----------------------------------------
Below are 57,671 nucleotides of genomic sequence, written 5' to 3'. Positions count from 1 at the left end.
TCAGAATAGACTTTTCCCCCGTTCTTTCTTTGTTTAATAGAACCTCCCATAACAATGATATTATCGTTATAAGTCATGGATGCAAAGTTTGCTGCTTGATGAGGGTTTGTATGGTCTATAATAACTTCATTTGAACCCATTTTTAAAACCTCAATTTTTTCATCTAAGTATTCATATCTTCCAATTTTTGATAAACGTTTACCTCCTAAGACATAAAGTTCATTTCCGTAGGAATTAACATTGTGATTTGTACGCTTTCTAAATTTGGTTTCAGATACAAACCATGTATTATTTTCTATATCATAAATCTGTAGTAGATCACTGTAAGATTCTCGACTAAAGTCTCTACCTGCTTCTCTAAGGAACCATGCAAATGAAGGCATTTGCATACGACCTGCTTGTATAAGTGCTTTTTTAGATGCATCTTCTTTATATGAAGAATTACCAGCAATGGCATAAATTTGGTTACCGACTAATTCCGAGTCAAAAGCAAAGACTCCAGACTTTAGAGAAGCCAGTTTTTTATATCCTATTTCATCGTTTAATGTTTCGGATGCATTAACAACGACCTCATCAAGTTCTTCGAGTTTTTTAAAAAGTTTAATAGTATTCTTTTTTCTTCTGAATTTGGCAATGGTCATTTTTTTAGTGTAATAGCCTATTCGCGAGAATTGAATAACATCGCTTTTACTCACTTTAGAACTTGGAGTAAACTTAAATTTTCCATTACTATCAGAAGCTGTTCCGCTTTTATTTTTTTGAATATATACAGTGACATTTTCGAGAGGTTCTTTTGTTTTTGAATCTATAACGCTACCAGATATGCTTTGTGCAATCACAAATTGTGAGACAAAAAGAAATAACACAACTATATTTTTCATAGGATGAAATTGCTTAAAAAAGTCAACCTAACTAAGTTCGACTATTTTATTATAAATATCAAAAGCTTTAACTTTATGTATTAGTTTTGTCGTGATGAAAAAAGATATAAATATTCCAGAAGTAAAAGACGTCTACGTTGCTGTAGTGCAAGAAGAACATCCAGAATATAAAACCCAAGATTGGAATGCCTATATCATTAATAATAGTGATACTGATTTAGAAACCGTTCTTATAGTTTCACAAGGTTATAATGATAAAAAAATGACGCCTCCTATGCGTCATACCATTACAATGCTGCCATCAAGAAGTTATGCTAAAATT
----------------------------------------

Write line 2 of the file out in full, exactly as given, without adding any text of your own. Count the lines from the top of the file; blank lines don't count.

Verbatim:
TCAGAATAGACTTTTCCCCCGTTCTTTCTTTGTTTAATAGAACCTCCCATAACAATGATATTATCGTTATAAGTCATGGATGCAAAGTTTGCTGCTTGATGAGGGTTTGTATGGTCTATAATAACTTCATTTGAACCCATTTTTAAAACCTCAATTTTTTCATCTAAGTATTCATATCTTCCAATTTTTGATAAACGTTTACCTCCTAAGACATAAAGTTCATTTCCGTAGGAATTAACATTGTGATTTGTACGCTTTCTAAATTTGGTTTCAGATACAAACCATGTATTATTTTCTATATCATAAATCTGTAGTAGATCACTGTAAGATTCTCGACTAAAGTCTCTACCTGCTTCTCTAAGGAACCATGCAAATGAAGGCATTTGCATACGACCTGCTTGTATAAGTGCTTTTTTAGATGCATCTTCTTTATATGAAGAATTACCAGCAATGGCATAAATTTGGTTACCGACTAATTCCGAGTCAAAAGCAAAGACTCCAGACTTTAGAGAAGCCAGTTTTTTATATCCTATTTCATCGTTTAATGTTTCGGATGCATTAACAACGACCTCATCAAGTTCTTCGAGTTTTTTAAAAAGTTTAATAGTATTCTTTTTTCTTCTGAATTTGGCAATGGTCATTTTTTTAGTGTAATAGCCTATTCGCGAGAATTGAATAACATCGCTTTTACTCACTTTAGAACTTGGAGTAAACTTAAATTTTCCATTACTATCAGAAGCTGTTCCGCTTTTATTTTTTTGAATATATACAGTGACATTTTCGAGAGGTTCTTTTGTTTTTGAATCTATAACGCTACCAGATATGCTTTGTGCAATCACAAATTGTGAGACAAAAAGAAATAACACAACTATATTTTTCATAGGATGAAATTGCTTAAAAAAGTCAACCTAACTAAGTTCGACTATTTTATTATAAATATCAAAAGCTTTAACTTTATGTATTAGTTTTGTCGTGATGAAAAAAGATATAAATATTCCAGAAGTAAAAGACGTCTACGTTGCTGTAGTGCAAGAAGAACATCCAGAATATAAAACCCAAGATTGGAATGCCTATATCATTAATAATAGTGATACTGATTTAGAAACCGTTCTTATAGTTTCACAAGGTTATAATGATAAAAAAATGACGCCTCCTATGCGTCATACCATTACAATGCTGCCATCAAGAAGTTATGCTAAAATT